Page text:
Run You Down by Julia Dahl (Minotaur, June 2015)
In the sequel to Invisible City, Julia Dahl’s protagonist, New York City newspaper reporter Rebekah Roberts once again covers a story that brings her face to face with the Jewish heritage, only this time it may bring her face to face with the mother who abandoned her as an infant twenty-three years ago. Rebekah is asked to look into the death of a young Hasidic mother whose death was ruled a suicide. Pessie’s husband is certain she would never have killed herself and asks Rebekah for her help as she is able to straddle both worlds with her ever increasing knowledge of her heritage and another foot firmly planted in the secular world. As Rebekah begins to chase down some leads, she learns she has a young uncles Sam, who may be able to lead Rebekah to her mother, but who may also be the key to Pessie’s death and other violence against the Hassidic in upstate New York.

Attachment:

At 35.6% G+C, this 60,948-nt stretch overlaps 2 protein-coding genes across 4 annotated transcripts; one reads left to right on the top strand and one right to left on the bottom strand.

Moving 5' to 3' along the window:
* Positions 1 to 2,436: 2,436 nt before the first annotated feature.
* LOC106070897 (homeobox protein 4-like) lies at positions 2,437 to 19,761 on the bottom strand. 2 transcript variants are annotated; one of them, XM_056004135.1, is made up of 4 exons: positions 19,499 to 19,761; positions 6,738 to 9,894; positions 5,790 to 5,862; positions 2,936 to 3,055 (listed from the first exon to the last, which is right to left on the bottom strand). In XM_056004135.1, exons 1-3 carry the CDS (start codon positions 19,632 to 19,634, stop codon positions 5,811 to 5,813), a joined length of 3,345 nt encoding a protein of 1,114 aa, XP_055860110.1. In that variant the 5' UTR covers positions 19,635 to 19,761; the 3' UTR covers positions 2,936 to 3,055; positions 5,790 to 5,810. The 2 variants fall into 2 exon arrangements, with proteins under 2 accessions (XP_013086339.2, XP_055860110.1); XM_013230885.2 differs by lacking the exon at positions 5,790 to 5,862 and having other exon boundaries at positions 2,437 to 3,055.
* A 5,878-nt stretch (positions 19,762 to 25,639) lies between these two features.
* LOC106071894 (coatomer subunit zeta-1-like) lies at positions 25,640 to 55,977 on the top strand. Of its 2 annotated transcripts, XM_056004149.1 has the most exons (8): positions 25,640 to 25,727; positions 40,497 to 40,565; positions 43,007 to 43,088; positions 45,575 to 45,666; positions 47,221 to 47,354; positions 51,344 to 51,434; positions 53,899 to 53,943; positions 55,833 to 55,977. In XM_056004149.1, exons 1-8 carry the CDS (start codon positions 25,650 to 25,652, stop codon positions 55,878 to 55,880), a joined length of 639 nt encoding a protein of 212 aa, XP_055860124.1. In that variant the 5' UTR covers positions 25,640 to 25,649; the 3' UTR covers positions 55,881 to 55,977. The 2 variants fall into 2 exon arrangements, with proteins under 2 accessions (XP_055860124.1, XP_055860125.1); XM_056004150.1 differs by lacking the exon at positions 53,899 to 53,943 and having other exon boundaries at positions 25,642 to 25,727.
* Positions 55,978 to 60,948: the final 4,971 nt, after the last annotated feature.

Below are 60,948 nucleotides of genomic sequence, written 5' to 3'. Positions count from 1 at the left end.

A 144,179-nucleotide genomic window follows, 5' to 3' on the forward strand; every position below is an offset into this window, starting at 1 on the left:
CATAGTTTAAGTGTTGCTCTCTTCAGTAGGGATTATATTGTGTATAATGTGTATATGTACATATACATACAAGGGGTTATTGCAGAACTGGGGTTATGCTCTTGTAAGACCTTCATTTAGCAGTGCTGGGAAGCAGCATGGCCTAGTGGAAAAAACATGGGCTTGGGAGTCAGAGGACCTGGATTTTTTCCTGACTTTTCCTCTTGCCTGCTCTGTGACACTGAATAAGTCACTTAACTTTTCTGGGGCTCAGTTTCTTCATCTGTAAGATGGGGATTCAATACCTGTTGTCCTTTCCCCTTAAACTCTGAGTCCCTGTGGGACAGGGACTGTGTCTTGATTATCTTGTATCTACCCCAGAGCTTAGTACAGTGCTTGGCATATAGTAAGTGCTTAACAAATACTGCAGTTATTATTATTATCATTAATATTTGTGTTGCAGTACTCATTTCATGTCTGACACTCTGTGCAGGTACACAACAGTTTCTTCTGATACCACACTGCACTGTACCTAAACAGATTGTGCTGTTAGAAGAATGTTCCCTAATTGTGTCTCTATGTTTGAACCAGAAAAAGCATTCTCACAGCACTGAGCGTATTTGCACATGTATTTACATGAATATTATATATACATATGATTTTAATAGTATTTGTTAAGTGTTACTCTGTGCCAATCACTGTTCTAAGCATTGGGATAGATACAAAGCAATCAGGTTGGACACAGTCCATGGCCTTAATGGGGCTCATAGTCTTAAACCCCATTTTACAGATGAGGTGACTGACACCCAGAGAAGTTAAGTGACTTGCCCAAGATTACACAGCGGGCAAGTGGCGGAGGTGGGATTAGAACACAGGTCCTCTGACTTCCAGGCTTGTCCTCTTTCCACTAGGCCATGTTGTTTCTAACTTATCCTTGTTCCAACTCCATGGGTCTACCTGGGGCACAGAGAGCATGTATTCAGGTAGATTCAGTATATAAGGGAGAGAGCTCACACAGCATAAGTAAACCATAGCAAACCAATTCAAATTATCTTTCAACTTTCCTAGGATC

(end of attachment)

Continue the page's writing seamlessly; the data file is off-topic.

Told in alternating chapters readers will learn of Rebekah’s mother Aviva Kagan’s decision to leave her Jewish life in Brooklyn to follow a boy to Florida and of her decisions and reasons to leave Rebekah with her father and essentially disappear. Aviva’s story is full of heartbreak, but sets the groundwork for what is to come as Rebekah learns how hard it is to free yourself, not only from personal demons, but from the demons passed down through your family. Tightly plotted and written in a way that sheds light on the customs and a way of life that may not be familiar to all, in an easy, natural way. Rebekah struggles with wanting to meet her mother and learn why she left as Rebekah struggles with her own life; even with the gaps in her maternal history, Rebekah has a good sense of self and seems well-grounded. A complicated mystery with a startling conclusion adds to this well written story of family identity and religious identity as well as the importance of remaining true to self.